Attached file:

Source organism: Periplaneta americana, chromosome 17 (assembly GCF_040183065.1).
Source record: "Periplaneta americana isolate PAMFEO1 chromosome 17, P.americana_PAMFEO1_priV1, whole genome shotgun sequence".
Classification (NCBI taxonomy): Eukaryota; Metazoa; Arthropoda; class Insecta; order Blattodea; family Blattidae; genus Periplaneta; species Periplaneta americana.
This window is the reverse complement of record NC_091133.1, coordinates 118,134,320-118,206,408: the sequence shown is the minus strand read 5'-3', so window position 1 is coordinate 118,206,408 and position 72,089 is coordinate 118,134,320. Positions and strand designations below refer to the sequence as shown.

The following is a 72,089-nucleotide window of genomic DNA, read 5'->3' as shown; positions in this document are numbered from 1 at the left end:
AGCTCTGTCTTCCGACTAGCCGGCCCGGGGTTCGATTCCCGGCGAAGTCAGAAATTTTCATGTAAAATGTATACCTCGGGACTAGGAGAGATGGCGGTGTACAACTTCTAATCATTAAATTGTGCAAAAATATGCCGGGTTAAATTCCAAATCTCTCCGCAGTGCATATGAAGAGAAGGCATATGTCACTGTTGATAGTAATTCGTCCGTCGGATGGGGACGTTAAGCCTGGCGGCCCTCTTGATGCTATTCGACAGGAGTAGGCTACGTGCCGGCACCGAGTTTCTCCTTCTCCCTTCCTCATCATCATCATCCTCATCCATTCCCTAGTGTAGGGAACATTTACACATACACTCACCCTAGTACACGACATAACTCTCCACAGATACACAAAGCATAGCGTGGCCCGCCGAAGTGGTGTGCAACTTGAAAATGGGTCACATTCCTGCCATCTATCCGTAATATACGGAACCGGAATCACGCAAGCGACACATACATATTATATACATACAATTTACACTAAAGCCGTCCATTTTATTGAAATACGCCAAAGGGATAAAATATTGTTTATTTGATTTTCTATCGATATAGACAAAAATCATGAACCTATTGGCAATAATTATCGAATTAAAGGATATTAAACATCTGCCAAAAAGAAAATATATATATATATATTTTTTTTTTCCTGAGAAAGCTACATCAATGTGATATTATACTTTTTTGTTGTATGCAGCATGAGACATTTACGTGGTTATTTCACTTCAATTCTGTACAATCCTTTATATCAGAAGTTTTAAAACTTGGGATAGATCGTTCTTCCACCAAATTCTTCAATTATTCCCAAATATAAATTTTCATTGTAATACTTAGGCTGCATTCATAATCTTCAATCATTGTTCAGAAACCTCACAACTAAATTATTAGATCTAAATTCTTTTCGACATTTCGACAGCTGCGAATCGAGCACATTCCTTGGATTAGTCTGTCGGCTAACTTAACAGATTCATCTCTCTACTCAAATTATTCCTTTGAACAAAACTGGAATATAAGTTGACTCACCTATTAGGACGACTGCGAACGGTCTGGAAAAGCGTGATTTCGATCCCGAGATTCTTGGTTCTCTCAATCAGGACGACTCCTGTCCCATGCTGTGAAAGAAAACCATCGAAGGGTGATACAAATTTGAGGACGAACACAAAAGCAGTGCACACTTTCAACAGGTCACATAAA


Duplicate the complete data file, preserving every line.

Source organism: Periplaneta americana, chromosome 17 (assembly GCF_040183065.1).
Source record: "Periplaneta americana isolate PAMFEO1 chromosome 17, P.americana_PAMFEO1_priV1, whole genome shotgun sequence".
Classification (NCBI taxonomy): Eukaryota; Metazoa; Arthropoda; class Insecta; order Blattodea; family Blattidae; genus Periplaneta; species Periplaneta americana.
This window is the reverse complement of record NC_091133.1, coordinates 118,134,320-118,206,408: the sequence shown is the minus strand read 5'-3', so window position 1 is coordinate 118,206,408 and position 72,089 is coordinate 118,134,320. Positions and strand designations below refer to the sequence as shown.

The following is a 72,089-nucleotide window of genomic DNA, read 5'->3' as shown; positions in this document are numbered from 1 at the left end:
AGCTCTGTCTTCCGACTAGCCGGCCCGGGGTTCGATTCCCGGCGAAGTCAGAAATTTTCATGTAAAATGTATACCTCGGGACTAGGAGAGATGGCGGTGTACAACTTCTAATCATTAAATTGTGCAAAAATATGCCGGGTTAAATTCCAAATCTCTCCGCAGTGCATATGAAGAGAAGGCATATGTCACTGTTGATAGTAATTCGTCCGTCGGATGGGGACGTTAAGCCTGGCGGCCCTCTTGATGCTATTCGACAGGAGTAGGCTACGTGCCGGCACCGAGTTTCTCCTTCTCCCTTCCTCATCATCATCATCCTCATCCATTCCCTAGTGTAGGGAACATTTACACATACACTCACCCTAGTACACGACATAACTCTCCACAGATACACAAAGCATAGCGTGGCCCGCCGAAGTGGTGTGCAACTTGAAAATGGGTCACATTCCTGCCATCTATCCGTAATATACGGAACCGGAATCACGCAAGCGACACATACATATTATATACATACAATTTACACTAAAGCCGTCCATTTTATTGAAATACGCCAAAGGGATAAAATATTGTTTATTTGATTTTCTATCGATATAGACAAAAATCATGAACCTATTGGCAATAATTATCGAATTAAAGGATATTAAACATCTGCCAAAAAGAAAATATATATATATATATTTTTTTTTTCCTGAGAAAGCTACATCAATGTGATATTATACTTTTTTGTTGTATGCAGCATGAGACATTTACGTGGTTATTTCACTTCAATTCTGTACAATCCTTTATATCAGAAGTTTTAAAACTTGGGATAGATCGTTCTTCCACCAAATTCTTCAATTATTCCCAAATATAAATTTTCATTGTAATACTTAGGCTGCATTCATAATCTTCAATCATTGTTCAGAAACCTCACAACTAAATTATTAGATCTAAATTCTTTTCGACATTTCGACAGCTGCGAATCGAGCACATTCCTTGGATTAGTCTGTCGGCTAACTTAACAGATTCATCTCTCTACTCAAATTATTCCTTTGAACAAAACTGGAATATAAGTTGACTCACCTATTAGGACGACTGCGAACGGTCTGGAAAAGCGTGATTTCGATCCCGAGATTCTTGGTTCTCTCAATCAGGACGACTCCTGTCCCATGCTGTGAAAGAAAACCATCGAAGGGTGATACAAATTTGAGGACGAACACAAAAGCAGTGCACACTTTCAACAGGTCACATAAA